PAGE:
It starts innocently enough. You buy a sweater that has sewn into its sleeve a tiny computer chip loaded with info about the style, colour and size of the item. Within moments of the scanning of the sweater, the store orders a new one and you walk out happy with your purchase.
But as the technology advances, your sweater begins to say more and more about you.
Before you know it, the 1KB of memory has increased to contain your name, purchasing history and even your credit card information.
You walk back into the store, and the chip, which can never be turned off, is reactivated by a transmitter. Everything about you and your shopping habits is laid bare in the store's computer databases.
If that seems too farfetched, think again.
Benetton, the Venice-based clothier known for its out-there advertising campaigns, announced recently that it has plans to embed such "smart tags" into its garments at 5,000 of its stores in 120 countries by 2004.
But that was before some negative publicity and a consumer backlash forced Benetton to issue a statement Friday, April 4, saying the company has put the project on hold.
Federico Sartor, chief press officer at Benetton, tells NOW over the phone from Italy that the company will know by the end of the year whether it's moving forward.
"It's too early to see the benefits," he says now.
Privacy concerns arose last month when Royal Philips division Philips Semiconductors announced that it'd joined with Lab ID and Psion Teklogix to create "the most comprehensive item-level tagging implementation" of radio-frequency identification tags (RFID, or smart tags) for Benetton's Sisley line of clothes.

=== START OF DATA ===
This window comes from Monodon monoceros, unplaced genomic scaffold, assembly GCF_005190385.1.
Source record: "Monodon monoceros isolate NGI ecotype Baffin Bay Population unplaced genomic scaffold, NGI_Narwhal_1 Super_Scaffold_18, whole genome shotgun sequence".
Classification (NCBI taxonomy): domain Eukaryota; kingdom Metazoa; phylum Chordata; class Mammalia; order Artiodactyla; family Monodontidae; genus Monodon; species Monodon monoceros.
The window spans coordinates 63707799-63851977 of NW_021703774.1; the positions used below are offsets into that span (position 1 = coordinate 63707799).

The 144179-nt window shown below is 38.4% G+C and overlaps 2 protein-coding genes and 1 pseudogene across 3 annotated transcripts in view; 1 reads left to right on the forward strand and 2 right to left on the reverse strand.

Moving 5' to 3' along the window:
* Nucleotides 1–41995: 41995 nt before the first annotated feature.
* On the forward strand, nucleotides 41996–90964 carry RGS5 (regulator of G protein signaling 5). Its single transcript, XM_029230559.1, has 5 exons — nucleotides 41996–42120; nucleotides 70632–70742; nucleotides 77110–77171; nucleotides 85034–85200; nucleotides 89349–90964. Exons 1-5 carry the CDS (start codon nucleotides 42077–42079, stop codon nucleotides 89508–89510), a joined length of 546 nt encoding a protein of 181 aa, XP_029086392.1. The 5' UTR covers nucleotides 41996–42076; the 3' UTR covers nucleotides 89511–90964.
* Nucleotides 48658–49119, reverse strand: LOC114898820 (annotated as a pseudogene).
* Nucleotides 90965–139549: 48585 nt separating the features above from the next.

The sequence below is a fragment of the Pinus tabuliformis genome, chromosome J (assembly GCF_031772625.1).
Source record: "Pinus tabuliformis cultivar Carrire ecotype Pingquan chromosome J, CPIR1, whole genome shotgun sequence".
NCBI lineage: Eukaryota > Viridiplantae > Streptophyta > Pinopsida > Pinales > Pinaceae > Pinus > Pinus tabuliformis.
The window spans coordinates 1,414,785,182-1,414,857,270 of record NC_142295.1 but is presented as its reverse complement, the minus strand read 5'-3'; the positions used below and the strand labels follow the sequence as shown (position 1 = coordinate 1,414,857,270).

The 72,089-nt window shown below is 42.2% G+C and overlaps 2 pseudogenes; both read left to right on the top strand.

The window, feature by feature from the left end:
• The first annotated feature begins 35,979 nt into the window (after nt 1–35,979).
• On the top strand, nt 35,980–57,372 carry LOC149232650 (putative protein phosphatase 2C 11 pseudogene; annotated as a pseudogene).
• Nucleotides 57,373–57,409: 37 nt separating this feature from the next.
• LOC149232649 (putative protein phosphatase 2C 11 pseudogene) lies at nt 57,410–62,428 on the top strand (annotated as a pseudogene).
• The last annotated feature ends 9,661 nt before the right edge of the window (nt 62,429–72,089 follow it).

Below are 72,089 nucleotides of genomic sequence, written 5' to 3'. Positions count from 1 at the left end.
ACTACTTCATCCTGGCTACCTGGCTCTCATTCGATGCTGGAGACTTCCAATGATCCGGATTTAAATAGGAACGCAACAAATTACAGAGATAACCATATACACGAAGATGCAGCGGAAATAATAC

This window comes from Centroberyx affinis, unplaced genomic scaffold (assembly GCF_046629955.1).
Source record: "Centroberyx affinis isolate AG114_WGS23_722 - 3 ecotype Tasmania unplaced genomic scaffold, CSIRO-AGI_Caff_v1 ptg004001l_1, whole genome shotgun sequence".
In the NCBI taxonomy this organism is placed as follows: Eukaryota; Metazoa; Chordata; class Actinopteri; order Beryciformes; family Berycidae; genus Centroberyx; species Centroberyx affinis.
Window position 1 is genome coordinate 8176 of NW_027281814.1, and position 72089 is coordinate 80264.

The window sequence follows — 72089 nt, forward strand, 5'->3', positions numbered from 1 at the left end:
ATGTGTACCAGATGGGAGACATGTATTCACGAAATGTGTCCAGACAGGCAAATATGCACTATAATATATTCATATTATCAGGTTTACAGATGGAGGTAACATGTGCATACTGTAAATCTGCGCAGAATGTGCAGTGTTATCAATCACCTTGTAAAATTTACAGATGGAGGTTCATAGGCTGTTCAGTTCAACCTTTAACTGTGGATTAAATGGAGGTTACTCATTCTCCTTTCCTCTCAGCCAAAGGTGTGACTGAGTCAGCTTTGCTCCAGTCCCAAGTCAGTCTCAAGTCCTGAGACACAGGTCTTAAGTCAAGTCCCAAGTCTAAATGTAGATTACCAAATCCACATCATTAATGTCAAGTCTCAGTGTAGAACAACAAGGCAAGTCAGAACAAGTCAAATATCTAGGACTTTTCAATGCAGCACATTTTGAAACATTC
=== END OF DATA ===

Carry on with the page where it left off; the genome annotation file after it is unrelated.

RFID tags are computer chips about the size of a grain of sand. They're undetectable by the wearer and cannot be turned off or removed. The chips are intended to replace bar codes and to identify a garment anywhere at any time, from the point of production right through shipping and to the final sale.
The technology is being promoted as a way for retail stores to prevent theft, increase efficiency and track inventory.
"The more accurate the information they have on me, the more I benefit," says Catherine Johnston, president of Advanced Card Technology Canada. "It means they'll be able to restock what I like in my size and in colours I like."
But a step toward RFID technology also means a step closer to infringement of privacy rights.
Although at this point the readers can only scan garments from 1 to 2 metres away, as smart tags and readers become more prevalent, any transmitter anywhere will be able to access customer information.
"Anything's possible right now," says James Fung of the department of electrical engineering at the University of Toronto. "Where consumers are, where they shop, how much money they have -- it's just a matter of a company deciding how it can make it profitable.
"A lot of people will say, "If you don't want to be surveilled, don't go shopping,'" continues Fung. "But that's pretty hard these days. When everyone's using RFID, what's your option?"
In the cutthroat world of retail, quick response to customers' demands is key to survival. Meeting their needs ensures that shoppers will return again and again.
But while at first companies usually use technological advances to solve practical business problems, there's often a chance for "misuse down the road," says New York-based info technology lawyer Alan Sutin.
It's beginning to look as if Benetton's putting its plan on hold only until the storm around it dies down.
Philips Semiconductors, the company contracted to manufacture the chip, declined to be interviewed by NOW but says in its own press release issued this week that "this project will move forward as planned."